OBE awarded to Prof. Chris Budd, G4NBG

| June 19, 2015
Prof. Chris Budd, G4NBG OBE

Prof. Chris Budd, G4NBG OBE

Professor Chris Budd, G4NBG has been awarded an OBE in the Queen’s Birthday Honours for services to science and maths education

Professor Budd has been a radio amateur and RSGB member since his teens, when he was introduced to it by his grandfather who held a licence in the 1920s and was a radio scientist during the war.

Professor Budd was active first under G8OPB and then G4NBG and, as a student, was President of G6UW, the Cambridge Wireless Society.

He was a member of the Stevenage and District Amateur Radio Society and then—working at Marconi—of the Chelmsford Amateur Radio Society.

Professor Budd joined the University of Bath in 1995, has published over 100 research papers, raised over £5m in research funding and founded—and still runs—the university’s MSc in Modern Applied Mathematics.

He is also the creator of Bath Taps into Science, a major hands-on science festival which has won several national prizes in the 14 years it has been running.

The week of events aims not only to show students and families how the science and maths that they learn at school can be applied to the wider world, but also to inspire them to want to become a scientist or mathematician.

Many radio amateurs have been involved in organising various activities at this event over the years.

In 2010, 70,000 members of the public attended the hands on maths exhibition Living in a Complex World which was part of the Royal Society’s 350th anniversary celebration.

Professor Budd led this exhibition, and has since taken it to Manchester, Japan, Canada, Ireland and—every year from 2011—to the Big Bang Fair, at which it has been presented to 300,000 members of the general public.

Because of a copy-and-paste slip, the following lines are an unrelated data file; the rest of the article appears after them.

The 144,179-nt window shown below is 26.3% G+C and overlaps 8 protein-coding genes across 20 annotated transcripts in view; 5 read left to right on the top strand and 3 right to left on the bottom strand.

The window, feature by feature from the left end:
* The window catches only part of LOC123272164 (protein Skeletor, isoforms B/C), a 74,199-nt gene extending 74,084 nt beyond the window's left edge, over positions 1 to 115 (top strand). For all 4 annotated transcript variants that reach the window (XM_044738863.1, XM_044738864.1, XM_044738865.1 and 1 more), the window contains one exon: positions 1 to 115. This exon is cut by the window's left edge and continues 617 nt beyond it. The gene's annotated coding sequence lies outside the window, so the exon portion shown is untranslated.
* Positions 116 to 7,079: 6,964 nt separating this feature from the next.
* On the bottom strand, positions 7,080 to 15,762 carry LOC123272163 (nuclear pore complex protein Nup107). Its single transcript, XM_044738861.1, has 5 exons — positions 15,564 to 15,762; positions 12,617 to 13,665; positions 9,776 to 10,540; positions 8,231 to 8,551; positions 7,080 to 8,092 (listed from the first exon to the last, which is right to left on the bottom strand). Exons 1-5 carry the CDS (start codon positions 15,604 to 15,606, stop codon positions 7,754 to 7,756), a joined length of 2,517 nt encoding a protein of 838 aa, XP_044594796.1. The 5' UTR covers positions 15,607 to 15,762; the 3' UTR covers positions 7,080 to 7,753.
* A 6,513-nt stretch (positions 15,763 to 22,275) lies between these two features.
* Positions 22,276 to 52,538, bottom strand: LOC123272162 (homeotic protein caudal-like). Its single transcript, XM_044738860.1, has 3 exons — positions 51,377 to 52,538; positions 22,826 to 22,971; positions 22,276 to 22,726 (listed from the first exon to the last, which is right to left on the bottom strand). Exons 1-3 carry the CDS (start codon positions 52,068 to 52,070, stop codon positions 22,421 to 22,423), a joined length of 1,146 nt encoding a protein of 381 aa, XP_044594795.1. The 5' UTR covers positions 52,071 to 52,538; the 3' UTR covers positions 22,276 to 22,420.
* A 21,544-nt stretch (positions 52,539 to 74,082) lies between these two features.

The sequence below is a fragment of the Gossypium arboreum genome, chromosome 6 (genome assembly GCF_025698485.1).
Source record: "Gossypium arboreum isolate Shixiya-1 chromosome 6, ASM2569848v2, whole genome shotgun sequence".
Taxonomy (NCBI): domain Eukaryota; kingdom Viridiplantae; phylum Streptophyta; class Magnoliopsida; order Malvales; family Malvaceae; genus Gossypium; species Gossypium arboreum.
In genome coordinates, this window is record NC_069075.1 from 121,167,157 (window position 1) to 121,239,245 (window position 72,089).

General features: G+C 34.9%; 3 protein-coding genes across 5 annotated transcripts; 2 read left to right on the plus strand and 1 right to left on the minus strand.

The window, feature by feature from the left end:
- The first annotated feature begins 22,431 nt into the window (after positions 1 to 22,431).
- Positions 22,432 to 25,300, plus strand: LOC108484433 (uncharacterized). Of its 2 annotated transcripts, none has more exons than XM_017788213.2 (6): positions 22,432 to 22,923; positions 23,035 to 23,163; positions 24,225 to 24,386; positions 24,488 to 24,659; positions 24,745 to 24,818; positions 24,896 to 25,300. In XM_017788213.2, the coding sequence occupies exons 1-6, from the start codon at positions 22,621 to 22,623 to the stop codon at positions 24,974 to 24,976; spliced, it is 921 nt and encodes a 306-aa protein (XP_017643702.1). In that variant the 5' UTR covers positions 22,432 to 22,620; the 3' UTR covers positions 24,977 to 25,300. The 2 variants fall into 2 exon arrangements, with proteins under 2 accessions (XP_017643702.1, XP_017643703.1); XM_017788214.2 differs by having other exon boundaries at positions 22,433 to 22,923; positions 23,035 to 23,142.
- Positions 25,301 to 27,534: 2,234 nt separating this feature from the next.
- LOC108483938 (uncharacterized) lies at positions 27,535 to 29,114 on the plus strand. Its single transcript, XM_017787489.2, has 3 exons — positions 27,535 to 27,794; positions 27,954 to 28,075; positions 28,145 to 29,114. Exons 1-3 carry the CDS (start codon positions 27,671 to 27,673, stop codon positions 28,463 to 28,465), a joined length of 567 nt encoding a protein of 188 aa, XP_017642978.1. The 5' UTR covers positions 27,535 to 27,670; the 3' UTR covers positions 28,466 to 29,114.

Professor Budd said: “I am very honoured to receive this award. I believe passionately that the importance of maths and science should be communicated in an exciting way to as wide an audience as possible. I could not have done this without the support of many others, and I hope that this honour is a way of recognising the wonderful work of everyone involved in public engagement.”

He is currently actively working in problems in meteorology and climate change, and his close collaboration with the Met Office has helped to improve weather forecasting accuracy.

He co-founded an international network which brings together mathematicians working in climate change with policy-makers—and leads its outreach programme.

He is also the UK lead on a Marie Curie network, which trains many PhD students across Europe.

His particular interests within amateur radio are 2m SSB operation; linking amateur radio with young people; the Raspberry Pi and amateur radio.

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